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Degree vs. career mindset: who wins?

A career mindset puts you in control of your destiny. A degree mindset is stagnating.

BY DERRICK E. RANCOURT | MAR 10 2020

The world feels like it is constantly changing, particularly when it comes to careers. Case in point: Eighty-five percent of the jobs in 2030 are unknown at this time. In order to secure a fulfilling career, students should be adopting a life-long learning strategy, because what their degree is preparing them for may not be what they actually end up doing. If students were to just have faith in the social contract that good grades and degree competition will allow them to move up the ladder, they will find that their career options are very limited. This is often referred to as a “fixed” or “degree” mindset. Instead, students should be adopting a career mindset.

In her book Mindset, Stanford University professor Carol S. Dweck shows that people with a fixed mindset assume that their intelligence and talents are set, leading to academic and career stagnation. Conversely, those with a growth (i.e. career) mindset actively seek learning opportunities, succeed more in school, and achieve great things in their careers.

Those who pursue a degree mindset are only focused on this one goal (sometimes this goal is not even of their own making!). It subscribes to the sunk cost fallacy: one must stay on the same track based on previous educational investment. It does not consider change based upon introspection, landscape, or competition. It’s only when an obstacle is encountered that change is even considered. This change often involves transitioning to, yet another, degree or “settling” for an unfulfilling job.

In contrast to a degree mindset, you can proactively take responsibility for your development and advancement by adopting a career mindset. Identify a direction where you want to go and develop a plan to get there. A “career prototype” can be optimistic, but it also has to be realistic. Also, they are revisable and should change based upon new circumstances. If your career prototype doesn’t quite fit, pivot to something different. Recognizing that you learn from “prototype micro-failures” helps to build up resilience.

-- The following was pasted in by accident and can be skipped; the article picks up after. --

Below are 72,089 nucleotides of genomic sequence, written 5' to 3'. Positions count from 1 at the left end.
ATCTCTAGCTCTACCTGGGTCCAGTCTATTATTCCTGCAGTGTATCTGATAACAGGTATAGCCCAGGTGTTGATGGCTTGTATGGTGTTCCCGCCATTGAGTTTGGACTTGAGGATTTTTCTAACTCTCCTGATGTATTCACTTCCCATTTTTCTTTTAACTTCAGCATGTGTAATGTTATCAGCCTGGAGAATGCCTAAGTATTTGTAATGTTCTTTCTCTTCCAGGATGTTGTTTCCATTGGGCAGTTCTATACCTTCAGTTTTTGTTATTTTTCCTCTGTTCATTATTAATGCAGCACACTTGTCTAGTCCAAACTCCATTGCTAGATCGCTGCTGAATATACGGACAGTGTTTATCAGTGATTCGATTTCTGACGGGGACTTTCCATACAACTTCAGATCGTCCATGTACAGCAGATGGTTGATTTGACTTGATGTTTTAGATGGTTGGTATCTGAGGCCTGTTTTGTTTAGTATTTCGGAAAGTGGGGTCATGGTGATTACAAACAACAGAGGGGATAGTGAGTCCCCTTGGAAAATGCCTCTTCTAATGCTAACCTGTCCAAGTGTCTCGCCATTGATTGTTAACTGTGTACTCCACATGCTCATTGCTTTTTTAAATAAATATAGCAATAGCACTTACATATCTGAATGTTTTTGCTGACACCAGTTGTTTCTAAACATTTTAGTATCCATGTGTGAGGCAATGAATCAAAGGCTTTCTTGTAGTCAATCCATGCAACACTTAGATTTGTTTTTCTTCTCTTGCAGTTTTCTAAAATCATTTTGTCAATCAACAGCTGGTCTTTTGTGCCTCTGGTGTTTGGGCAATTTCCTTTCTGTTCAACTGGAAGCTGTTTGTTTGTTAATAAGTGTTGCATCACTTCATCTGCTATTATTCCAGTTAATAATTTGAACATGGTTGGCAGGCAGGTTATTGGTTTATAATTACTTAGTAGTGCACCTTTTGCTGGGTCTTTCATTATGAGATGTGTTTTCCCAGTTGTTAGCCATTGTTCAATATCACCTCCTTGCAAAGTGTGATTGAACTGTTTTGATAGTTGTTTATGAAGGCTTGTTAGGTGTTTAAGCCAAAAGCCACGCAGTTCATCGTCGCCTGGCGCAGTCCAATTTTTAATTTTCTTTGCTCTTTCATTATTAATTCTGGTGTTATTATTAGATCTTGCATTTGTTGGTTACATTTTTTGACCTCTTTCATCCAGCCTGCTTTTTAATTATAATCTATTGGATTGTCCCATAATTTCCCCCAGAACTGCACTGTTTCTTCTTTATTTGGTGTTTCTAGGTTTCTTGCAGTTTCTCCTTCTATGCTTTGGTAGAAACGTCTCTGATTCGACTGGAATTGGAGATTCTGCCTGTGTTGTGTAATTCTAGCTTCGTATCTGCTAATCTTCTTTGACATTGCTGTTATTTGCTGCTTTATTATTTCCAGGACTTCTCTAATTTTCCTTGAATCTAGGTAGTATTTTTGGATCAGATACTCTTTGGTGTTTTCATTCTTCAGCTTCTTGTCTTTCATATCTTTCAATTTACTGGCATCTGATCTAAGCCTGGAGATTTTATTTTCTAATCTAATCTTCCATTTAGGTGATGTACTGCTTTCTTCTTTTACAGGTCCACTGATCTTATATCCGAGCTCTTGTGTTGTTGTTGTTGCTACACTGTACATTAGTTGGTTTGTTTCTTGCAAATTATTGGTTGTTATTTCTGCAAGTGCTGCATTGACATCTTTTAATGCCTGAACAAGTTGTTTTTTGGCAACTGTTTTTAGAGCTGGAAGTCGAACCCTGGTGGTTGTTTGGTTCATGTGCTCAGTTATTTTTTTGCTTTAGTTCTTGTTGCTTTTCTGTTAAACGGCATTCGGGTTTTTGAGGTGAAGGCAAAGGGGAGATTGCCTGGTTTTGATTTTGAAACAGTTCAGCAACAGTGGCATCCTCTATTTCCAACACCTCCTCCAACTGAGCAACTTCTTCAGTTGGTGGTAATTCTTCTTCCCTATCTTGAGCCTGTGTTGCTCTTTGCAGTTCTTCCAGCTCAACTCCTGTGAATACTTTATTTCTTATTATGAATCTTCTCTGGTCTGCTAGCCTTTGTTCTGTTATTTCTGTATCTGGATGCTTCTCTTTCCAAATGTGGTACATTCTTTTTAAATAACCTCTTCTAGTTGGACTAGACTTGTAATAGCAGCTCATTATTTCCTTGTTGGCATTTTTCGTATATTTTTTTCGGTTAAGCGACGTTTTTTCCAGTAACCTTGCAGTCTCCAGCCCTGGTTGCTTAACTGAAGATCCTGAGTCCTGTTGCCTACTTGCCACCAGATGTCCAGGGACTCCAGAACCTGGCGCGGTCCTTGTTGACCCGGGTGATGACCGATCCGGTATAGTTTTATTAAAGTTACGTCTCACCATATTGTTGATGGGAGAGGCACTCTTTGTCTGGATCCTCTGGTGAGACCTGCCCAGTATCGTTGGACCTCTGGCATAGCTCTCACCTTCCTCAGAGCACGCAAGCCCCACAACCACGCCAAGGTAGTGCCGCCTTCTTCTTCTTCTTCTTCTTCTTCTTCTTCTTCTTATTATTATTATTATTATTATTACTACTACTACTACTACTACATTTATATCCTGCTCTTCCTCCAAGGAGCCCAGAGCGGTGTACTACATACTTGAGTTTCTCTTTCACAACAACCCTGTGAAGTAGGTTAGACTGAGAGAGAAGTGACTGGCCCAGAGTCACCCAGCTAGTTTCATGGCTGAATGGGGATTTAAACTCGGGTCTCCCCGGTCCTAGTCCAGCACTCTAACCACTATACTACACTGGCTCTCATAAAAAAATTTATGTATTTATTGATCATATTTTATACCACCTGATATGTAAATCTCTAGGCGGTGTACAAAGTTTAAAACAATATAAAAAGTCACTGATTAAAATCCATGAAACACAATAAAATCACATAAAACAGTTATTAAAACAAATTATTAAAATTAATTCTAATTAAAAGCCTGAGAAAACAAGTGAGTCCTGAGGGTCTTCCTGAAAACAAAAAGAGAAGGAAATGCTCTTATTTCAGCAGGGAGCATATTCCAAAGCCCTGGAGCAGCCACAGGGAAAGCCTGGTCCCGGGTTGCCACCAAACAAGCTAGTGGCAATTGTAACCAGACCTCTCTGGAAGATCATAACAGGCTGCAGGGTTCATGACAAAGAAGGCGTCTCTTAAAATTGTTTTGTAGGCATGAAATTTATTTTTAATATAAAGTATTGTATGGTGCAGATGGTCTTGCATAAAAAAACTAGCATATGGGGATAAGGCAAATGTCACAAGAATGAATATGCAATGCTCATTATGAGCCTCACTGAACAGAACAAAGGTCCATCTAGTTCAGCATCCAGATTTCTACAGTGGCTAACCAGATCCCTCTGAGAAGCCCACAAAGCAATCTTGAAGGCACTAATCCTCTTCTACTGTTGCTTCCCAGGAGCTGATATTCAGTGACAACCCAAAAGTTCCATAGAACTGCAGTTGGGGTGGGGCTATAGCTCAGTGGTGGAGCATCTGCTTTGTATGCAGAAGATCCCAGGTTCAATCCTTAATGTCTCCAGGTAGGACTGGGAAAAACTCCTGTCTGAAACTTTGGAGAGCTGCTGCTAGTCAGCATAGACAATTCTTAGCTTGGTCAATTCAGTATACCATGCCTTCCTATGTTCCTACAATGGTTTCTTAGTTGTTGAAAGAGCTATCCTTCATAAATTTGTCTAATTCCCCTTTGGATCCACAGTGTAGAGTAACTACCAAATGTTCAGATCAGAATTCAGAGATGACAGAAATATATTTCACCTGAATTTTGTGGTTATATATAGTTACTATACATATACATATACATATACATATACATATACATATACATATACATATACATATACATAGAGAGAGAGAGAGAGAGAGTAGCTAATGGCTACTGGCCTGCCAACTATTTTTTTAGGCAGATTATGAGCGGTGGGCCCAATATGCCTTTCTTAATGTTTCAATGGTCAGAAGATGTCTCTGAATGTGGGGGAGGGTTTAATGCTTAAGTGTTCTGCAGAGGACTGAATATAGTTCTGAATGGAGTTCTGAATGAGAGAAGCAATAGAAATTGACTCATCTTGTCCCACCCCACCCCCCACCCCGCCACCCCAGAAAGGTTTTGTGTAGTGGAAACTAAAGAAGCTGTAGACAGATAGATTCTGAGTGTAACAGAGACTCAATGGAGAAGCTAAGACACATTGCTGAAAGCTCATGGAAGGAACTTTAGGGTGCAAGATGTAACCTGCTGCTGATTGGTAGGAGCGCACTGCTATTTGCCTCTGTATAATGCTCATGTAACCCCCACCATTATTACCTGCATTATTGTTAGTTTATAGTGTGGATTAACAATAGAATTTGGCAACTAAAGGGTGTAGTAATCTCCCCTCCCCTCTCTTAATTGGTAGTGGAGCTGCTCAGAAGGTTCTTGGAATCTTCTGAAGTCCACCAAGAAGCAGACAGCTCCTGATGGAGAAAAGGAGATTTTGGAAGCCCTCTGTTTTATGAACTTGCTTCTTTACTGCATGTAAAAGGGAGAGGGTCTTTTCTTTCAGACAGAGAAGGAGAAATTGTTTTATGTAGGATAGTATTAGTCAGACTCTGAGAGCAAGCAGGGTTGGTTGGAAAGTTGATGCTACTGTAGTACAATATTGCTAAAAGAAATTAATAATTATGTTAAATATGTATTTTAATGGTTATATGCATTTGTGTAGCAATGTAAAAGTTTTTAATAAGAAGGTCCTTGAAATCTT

It’s never too late to pursue a career mindset where education and career exploration play off one another. Rather than only taking stock in the degree, recognize your strengths (and weaknesses). Investigate careers that interest you and talk to workers in the field to better understand roles. By conducting information interviews of said workers, you will learn about additional education you need to pursue or what skills you need to develop to compete in the field. Don’t be afraid to talk to working professionals. They will be impressed by your career-goal-orientation. They can help you refine your career plan. Some of them will become your mentor and help you to transition into the career that you have designed for yourself.

A career mindset could encompass inventing your own career using an iterative research-interview-refinement (i.e. design) strategy. Customize your education by taking MOOCs (Massively Open Online Courses). Compared to degrees that are five to 10 years behind a new niche’s evolution, MOOCs are at the cutting edge and can be an excellent way to augment your degree. You need to arrive at a specific career niche when it is opening, not when it’s saturated. Continuing education is another excellent way to dip your toes into a new area before committing fully.

Finally, get some research experience. This is an excellent way to put yourself on the cutting edge of knowledge and to see how new niches open. In my area, a new disruptive technology called CRISPR came onto the research scene four years ago. In a recent search I performed on Indeed, there were over 800 positions asking for CRISPR experience in North America. This capability could only be gained through specific research experience.

Compared to the degree mindset, where students feel they have little control over their destiny leading to anxiety, depression, etc., the career mindset helps build an internal locus of control, giving you the freedom to pursue a dream job of your own making.

ABOUT DERRICK E. RANCOURT
Derrick Rancourt is a stem cell biologist and professor in the Cumming School of Medicine, University of Calgary. He is an entrepreneurial scientist and director of Alberta’s Genome Engineering Centre. He teaches biotechnology business and professional development and serves on the Alberta Council of Technologies.
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  1. Tracey Campbell / March 17, 2020 at 10:49

    Great article! A growth mindset paired with critical thinking and creativity are unbeatable. Thank you for making a difference in the lives of Albertans.